Despite having over 1bn mobile device licenses, there may be trouble ahead for Qualcomm

© CC licence/coolcaesar

© CC licence/coolcaesar

Technology firm Qualcomm yesterday published its Q4 and year-end financials. They made good reading for investors. Full year revenues were up 7 per cent year-on-year at $26.49bn and net income up 16 per cent to $7.97bn. It estimates that its CDMA and OFDMA licensees will have sold up to 1.1bn 3G and 4G devices by the end of 2014. That’s a lot of devices, a lot of processors and a lot of royalty payments.

But all is not well in the House of Qualcomm. For a start, its projected performance figures for the coming financial year fell short of what the lusting bankers and analysts expected. But these days, you take it for granted that every single successful company never does quite as well as the “experts” think it should. Whilst that was unwelcome news, there was worse to come.

Qualcomm is facing a fine of over $1bn from China’s authorities as a result of an ongoing investigation by the National Development and Reform Commission (NDRC) into alleged anti-competitive practices. That much was known, as it was initiated back in November 2013, but the firm’s management had remained tight-lipped about the situation. As it has done about speculation that it is struggling to collect its lucrative royalty payments from certain China-based device manufacturers.

On a call with analysts last night, Qualcomm’s president Derek Aberle said: “We're continuing to cooperate with the NDRC. We’ve continued to meet with them regularly, exchange some ideas for potential ways to resolve it. But we don't have an ability to update in terms of expectations and timing.”

That was not news that the markets wanted to hear, and the firm’s share price dropped 6 per cent in extended trading.

All about royalties

The record $1bn possible fine is one thing, but with $7.9bn in cash as of last month, it wouldn’t be calamitous. What would be far worse would be a collapse of its royalty business in China, and likely inability to contain any changes just to within the country. For example, if Qualcomm has to make serious concessions or provisions to Chinese OEMs, perhaps by reducing its royalty percentage, then you can bet that manufacturers in other countries would want the same terms. Expect a prolonged and potentially damaging legal campaign (not that Qualcomm is a stranger to aggressive legal campaigns around royalties and patents, as those of us around during the nascent 3G standards battles can confirm).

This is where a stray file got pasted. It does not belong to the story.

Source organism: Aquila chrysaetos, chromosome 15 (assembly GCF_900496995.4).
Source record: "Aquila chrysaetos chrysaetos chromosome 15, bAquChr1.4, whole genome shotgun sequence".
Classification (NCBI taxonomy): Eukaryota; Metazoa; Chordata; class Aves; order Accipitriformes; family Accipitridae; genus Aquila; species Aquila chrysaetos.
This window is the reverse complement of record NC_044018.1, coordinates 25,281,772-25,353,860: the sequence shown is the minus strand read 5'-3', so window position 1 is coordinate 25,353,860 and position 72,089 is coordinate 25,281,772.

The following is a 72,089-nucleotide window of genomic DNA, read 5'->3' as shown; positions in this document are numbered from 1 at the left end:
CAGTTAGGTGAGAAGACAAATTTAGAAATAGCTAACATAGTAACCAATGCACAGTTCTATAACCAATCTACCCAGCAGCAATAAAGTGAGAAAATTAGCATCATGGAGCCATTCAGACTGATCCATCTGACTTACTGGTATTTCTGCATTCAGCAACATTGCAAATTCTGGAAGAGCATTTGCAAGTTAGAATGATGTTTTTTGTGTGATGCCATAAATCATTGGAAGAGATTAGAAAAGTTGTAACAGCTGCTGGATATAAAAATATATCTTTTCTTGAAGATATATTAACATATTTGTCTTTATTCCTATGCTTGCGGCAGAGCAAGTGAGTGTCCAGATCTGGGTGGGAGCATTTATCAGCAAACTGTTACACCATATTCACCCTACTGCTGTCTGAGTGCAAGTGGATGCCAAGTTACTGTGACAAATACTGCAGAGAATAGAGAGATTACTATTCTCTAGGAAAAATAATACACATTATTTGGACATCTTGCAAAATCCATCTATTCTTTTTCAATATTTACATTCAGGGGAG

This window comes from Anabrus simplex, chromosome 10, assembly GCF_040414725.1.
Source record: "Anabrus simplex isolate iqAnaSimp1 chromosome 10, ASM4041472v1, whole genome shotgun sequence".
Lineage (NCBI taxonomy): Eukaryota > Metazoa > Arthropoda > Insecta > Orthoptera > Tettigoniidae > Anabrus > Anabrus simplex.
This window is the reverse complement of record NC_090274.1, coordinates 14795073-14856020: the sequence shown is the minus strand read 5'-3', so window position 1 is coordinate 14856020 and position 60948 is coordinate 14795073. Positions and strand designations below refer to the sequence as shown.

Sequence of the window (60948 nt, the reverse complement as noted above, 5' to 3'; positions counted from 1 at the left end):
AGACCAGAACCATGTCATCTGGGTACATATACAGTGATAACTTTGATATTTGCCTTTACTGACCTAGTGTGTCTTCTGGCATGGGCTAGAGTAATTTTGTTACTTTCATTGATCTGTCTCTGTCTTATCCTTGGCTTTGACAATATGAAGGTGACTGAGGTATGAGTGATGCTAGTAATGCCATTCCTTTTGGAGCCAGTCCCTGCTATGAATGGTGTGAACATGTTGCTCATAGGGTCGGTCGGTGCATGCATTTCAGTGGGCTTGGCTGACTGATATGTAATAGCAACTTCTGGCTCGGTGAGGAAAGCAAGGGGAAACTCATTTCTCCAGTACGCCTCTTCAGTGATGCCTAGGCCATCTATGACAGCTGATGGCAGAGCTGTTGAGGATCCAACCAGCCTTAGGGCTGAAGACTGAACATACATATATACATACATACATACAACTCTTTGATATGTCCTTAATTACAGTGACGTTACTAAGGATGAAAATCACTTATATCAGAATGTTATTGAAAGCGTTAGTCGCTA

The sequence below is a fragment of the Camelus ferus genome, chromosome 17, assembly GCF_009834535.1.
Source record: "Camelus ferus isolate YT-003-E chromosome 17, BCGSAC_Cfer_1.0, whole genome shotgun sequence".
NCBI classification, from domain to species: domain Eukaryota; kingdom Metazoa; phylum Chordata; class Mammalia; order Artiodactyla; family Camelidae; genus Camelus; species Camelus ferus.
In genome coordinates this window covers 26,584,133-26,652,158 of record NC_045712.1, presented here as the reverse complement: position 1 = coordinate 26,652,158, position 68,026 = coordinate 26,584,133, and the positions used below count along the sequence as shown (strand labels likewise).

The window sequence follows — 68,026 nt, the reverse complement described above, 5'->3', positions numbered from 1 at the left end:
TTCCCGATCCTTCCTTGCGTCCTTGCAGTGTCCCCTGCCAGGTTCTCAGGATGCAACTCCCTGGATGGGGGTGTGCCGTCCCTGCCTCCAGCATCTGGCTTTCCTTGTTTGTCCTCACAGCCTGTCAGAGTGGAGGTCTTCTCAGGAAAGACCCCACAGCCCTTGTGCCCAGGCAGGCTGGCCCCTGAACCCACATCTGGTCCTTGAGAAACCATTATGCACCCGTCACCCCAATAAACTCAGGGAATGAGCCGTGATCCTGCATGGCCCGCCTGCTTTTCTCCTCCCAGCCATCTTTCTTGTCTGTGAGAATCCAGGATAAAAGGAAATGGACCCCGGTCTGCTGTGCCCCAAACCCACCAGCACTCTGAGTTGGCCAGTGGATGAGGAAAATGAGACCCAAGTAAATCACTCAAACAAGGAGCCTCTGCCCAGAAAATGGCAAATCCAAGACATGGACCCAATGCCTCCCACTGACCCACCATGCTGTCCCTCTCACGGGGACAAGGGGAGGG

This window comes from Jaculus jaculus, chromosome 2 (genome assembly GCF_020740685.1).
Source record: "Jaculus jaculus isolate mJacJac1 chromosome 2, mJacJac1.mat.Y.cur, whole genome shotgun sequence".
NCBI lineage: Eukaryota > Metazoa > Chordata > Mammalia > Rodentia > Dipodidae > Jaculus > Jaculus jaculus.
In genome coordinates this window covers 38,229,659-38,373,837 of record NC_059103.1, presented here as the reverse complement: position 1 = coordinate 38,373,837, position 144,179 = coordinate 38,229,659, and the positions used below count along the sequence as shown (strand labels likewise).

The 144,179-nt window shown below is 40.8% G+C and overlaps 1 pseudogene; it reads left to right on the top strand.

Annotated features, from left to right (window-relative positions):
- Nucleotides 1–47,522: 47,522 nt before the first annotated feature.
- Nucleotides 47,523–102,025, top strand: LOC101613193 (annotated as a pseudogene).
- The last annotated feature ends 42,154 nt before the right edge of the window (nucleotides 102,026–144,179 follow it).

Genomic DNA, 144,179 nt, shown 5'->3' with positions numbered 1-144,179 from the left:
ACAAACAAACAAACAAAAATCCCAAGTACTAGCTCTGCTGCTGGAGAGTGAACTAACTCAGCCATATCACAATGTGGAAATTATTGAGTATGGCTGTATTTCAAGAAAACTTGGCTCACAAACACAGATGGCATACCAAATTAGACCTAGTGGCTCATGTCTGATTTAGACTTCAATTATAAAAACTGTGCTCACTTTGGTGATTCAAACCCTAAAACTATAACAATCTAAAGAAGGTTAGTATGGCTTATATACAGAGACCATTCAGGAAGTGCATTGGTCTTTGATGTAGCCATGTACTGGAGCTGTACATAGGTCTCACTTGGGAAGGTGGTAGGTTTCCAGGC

Qualcomm’s business is built around developing advanced wireless technology, acquiring patents, and then enforcing their fair use, as well as supplying semiconductor components to device manufacturers (for example, its highly successful Snapdragon range). Other than a brief excursion into handset production in the mid-1990s to promote its CDMA IS-95 technology, which it then sold to Kyocera in 1999, it has let others create the end devices. For 2014, it believes global 3G and 4G device shipments to be 1.3bn units, but that as few as 1.04bn will be reported to it and properly licensed – that leaves 260m devices, or 20 per cent, that are either not reported, or unlicensed, or are in dispute.

“We believe that certain licensees in China currently are not fully complying with their contractual obligations to report their sales of licensed products to us,” added Qualcomm in a statement, “and that unlicensed companies may seek to delay execution of new licenses while the investigation is ongoing.”

China crisis

Of the reported 1.1bn devices Qualcomm expects by the end of this year, revenues will be approximately $244bn, or around $221 each on average. How much of this Qualcomm gets is not explicitly stated, but we do know that half of its revenues last year came from customers and licensees based in China. But whereas revenues there grew 54 per cent in 2013m that rate slowed to just 7 per cent this year.

The last thing it wants to do is to see its royalty figure start to fall; but given the growth potential of the China market, the rise in device manufacturers there, and the protectionist and interventionist policies of the Chinese government, this could be one battle Qualcomm can’t win. It then would be a case of damage limitation to prevent royalty rates being forced down elsewhere.

“China continues to present significant opportunities for us, particularly with the rollout of 3G/4G LTE multimode, but also presents significant challenges, as our business practices continue to be the subject of an investigation by the NDRC,” the company said in its earnings statement.

As if this wasn’t bad enough, Qualcomm is also facing probes by the European Commission and the US Federal Trade Commission. Yes, all three investigations are technically separate and relate to different aspects of its business, but there is bound to be overlap somewhere down the line.

Qualcomm enjoys a hard-earned and well-earned position at the heart of the mobile device industry, with very few viable competitors (which gets to the heart of the separate investigations). But when you are at the top, there’s only one way to go. There will be a great many firms privately hoping that Qualcomm’s dominance will start to end, whatever that takes.

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